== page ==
model.compile(optimizer=keras.optimizers.Adam(learning_rate=1e-3), loss='mse')
    
    h = model.fit([ix_prod, ix_store], Y, batch_size=2**13, epochs=10000, verbose=verbose,
                  validation_data=((ix_prod_val, ix_store_val), Y_val),
                  callbacks=[keras.callbacks.EarlyStopping(monitor='loss', patience=50, restore_best_weights=True, min_delta=0.01),
                             keras.callbacks.ReduceLROnPlateau(patience=20, min_delta=0.1, min_lr=1e-4, verbose=verbose)])
    hs.append(h.history)

print(f"Number of epochs: {[len(h['loss']) for h in hs]}")
# Number of epochs: [1118, 1095, 1182, 1149, 1044, 1079, 1020, 1102, 1124, 1008]

# Don't plot first epochs, we are interested on the final convergence.
n_skip = 50

plt.clf()
plt.subplot(1,2,1); [plt.plot(h['loss'][n_skip:]) for h in hs]; plt.grid(True); plt.ylim(0)
plt.title(f"loss, min={min(l for h in hs for l in h['loss'])}")

plt.subplot(1,2,2); [plt.plot(h['val_loss'][n_skip:]) for h in hs]; plt.grid(True); plt.ylim(0)
plt.title(f"val_loss, min={min(l for h in hs for l in h['val_loss'])}")
plt.suptitle(f"Reference MSE for {model_rank} out of {rank} factors = {ref_mse}")
plt.tight_layout()

Results are quite bad, and the network stops converging early.

losses per epoch

For reference, I used a closed-source NFM code (which actually minimizes KL-divergence and not MSE) and its fit MSE is about 0.1 and validation MSE is about 0.3, or more than 10x less than with Keras. Granted, it is still quite far from the theoretical error which was calculated by using the same factors which were used to generate the data.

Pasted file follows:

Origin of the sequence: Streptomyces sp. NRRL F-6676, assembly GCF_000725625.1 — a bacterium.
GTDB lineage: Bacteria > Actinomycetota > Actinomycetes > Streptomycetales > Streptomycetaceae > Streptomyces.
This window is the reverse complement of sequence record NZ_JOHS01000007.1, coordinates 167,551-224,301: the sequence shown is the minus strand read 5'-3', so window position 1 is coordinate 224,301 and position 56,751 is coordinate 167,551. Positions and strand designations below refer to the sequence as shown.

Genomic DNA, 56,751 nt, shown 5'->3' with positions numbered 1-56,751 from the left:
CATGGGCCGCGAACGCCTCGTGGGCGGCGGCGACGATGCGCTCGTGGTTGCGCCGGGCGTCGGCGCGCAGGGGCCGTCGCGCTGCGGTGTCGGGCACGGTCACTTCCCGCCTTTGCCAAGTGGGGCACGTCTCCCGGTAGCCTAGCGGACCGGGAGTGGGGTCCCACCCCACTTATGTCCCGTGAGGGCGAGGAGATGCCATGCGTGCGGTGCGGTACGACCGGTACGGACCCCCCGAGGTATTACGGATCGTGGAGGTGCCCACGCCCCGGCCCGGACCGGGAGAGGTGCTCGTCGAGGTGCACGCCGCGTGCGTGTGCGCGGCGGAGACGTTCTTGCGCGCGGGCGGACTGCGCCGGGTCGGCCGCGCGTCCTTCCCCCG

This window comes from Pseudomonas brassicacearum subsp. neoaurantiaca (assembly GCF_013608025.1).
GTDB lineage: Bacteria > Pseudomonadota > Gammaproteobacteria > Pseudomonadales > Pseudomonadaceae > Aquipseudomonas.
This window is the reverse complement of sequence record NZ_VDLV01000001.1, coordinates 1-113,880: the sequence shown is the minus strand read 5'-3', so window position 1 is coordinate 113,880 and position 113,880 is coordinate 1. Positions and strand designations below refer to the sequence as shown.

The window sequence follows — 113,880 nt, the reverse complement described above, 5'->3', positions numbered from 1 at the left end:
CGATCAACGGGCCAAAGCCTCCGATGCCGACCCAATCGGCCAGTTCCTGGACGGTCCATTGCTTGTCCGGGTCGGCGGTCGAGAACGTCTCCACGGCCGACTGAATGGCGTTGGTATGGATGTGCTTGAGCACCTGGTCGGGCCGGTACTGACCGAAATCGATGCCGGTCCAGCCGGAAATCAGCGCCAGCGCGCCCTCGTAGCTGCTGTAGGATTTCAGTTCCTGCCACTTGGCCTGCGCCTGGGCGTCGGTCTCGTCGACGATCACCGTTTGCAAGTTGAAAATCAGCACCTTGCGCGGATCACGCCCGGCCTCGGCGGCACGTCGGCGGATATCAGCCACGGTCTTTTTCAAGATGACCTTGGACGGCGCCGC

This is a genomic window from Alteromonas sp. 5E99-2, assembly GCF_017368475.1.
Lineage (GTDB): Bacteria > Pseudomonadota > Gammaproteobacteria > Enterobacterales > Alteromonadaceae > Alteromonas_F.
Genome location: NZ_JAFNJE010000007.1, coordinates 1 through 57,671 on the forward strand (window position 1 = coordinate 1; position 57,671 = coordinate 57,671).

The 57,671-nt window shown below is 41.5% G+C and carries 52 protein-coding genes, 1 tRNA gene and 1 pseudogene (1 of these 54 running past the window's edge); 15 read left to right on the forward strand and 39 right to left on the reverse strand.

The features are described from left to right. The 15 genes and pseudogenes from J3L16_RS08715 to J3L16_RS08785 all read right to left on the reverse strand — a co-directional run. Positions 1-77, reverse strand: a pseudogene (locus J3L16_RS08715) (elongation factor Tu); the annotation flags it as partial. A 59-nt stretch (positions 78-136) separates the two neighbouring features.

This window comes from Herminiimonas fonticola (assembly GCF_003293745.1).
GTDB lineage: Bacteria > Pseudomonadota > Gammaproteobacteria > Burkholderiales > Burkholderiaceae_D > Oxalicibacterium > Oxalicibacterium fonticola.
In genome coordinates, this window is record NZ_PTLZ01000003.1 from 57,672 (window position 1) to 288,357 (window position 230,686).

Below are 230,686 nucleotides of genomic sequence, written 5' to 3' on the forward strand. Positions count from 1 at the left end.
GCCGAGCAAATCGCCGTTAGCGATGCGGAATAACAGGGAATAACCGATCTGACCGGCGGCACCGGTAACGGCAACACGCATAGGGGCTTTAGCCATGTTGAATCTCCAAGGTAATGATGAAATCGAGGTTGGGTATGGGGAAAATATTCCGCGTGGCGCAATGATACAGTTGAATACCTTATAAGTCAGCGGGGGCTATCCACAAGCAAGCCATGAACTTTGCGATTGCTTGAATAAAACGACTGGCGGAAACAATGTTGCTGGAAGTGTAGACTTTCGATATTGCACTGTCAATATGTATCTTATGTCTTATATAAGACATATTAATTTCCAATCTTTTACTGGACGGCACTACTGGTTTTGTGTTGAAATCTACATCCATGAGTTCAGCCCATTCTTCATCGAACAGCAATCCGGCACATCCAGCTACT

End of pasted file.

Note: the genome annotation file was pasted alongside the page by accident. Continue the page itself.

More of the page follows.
Sometimes I got acceptable results with SGD with momentum, but the results were very sensitive on momentum and learning rate hyperparameters. Here are several plots:

more losses per epoch

Actually sometimes with high learning rates Adam and its variants manage to overcome the stagnation. But I haven't seen this kind of behavior on other neural network applications. So, any guesses what is happening here?

Edit:

Lpounng pointed out that the problem is non-convex, and thus difficult to optimized. But the closed-source implementation finds very good solution nevertheless. So maybe this is more of an issue with general purpose algorithms.